During the 1980-1988 war between Iran and Iraq, in which some 750,000 Iranians died, a cult of martyrdom was encouraged by the Iranian leaders. Anyone who died in the war was considered to be a martyr for Islam. One of the ways that many young Iranians “return[ed] to God in the Hereafter” was through “human wave” attacks. Poorly trained and poorly armed men would attack the Iraqi front lines en masse in what were essentially suicide missions. Child soldiers, some as young as twelve, were also employed in battle and were sometimes used to clear mine fields without benefit of mine detectors. To encourage them in their mission, they were given silver-colored plastic “keys to paradise” to wear around their necks. By some estimates the number of child martyrs was a high as 100,000. According to MacEoin, “the idea was that by fighting the Iraqi army in a war between truth and falsehood, Iranians would hasten the return of the Hidden Imam.”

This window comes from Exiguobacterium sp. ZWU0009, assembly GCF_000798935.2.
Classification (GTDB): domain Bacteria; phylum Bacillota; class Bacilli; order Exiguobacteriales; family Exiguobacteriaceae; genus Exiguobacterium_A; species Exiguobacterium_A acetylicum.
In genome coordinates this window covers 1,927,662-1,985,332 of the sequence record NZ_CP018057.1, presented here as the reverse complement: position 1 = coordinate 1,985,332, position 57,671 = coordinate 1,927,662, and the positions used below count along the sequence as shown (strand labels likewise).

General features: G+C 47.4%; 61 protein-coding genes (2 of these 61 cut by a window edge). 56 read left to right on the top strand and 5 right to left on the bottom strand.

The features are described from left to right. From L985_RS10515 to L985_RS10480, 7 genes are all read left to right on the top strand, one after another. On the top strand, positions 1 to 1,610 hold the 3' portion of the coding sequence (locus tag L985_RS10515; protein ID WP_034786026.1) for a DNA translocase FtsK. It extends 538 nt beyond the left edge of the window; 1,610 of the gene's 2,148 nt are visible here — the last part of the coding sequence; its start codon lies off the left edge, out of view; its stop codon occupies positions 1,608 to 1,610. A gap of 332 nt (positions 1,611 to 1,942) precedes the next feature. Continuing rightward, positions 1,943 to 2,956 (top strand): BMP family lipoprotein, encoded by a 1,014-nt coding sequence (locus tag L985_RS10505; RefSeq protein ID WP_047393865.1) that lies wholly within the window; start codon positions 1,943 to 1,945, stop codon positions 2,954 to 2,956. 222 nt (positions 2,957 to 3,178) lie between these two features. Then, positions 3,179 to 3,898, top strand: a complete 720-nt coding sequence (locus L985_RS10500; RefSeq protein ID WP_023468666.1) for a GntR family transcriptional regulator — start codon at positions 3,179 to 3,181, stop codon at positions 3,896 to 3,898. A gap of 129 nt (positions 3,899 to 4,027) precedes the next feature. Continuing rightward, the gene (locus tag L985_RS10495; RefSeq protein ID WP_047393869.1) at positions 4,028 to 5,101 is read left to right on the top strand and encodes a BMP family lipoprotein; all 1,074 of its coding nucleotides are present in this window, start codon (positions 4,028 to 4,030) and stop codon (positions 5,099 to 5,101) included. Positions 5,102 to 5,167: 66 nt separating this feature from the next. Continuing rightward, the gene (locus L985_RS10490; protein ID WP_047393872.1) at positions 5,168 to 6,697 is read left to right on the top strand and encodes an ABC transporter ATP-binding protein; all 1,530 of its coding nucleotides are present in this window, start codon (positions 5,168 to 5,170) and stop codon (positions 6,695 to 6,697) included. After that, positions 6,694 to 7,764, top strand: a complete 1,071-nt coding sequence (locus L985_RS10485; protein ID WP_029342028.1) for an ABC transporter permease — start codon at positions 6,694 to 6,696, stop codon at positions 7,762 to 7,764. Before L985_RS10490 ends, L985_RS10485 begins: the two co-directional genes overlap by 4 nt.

The cult of martyrdom is still very much alive in Iran, as is belief in the imminent arrival of the apocalypse. “Militant messianism,” writes MacEoin, “is as dangerous as ever today”:

Expectation of the Hidden Imam and the activist struggle to bring about his advent are not only matters of pious belief … apocalyptic ideas have a strong following within the Islamic Revolutionary Guard Corps (IRGC) and the Basij militia.

He adds that such beliefs are also prevalent within the IRCG group that has responsibility over the nuclear program.

Over the years, major Iranian politicians have made numerous genocidal threats against Israel and America. In the light of Shiite theology and recent Iranian history, those threats have to be taken quite seriously. A good deal of evidence suggests that if Iranian leaders acquire nuclear weapons they will use them. If Catholic leaders had more than a surface knowledge of Shia Islam, they might be less sanguine about a deal that gives Iran’s leaders everything they need to hasten the “End of Days.”

(Photo credit: Patrick Semansky / AP)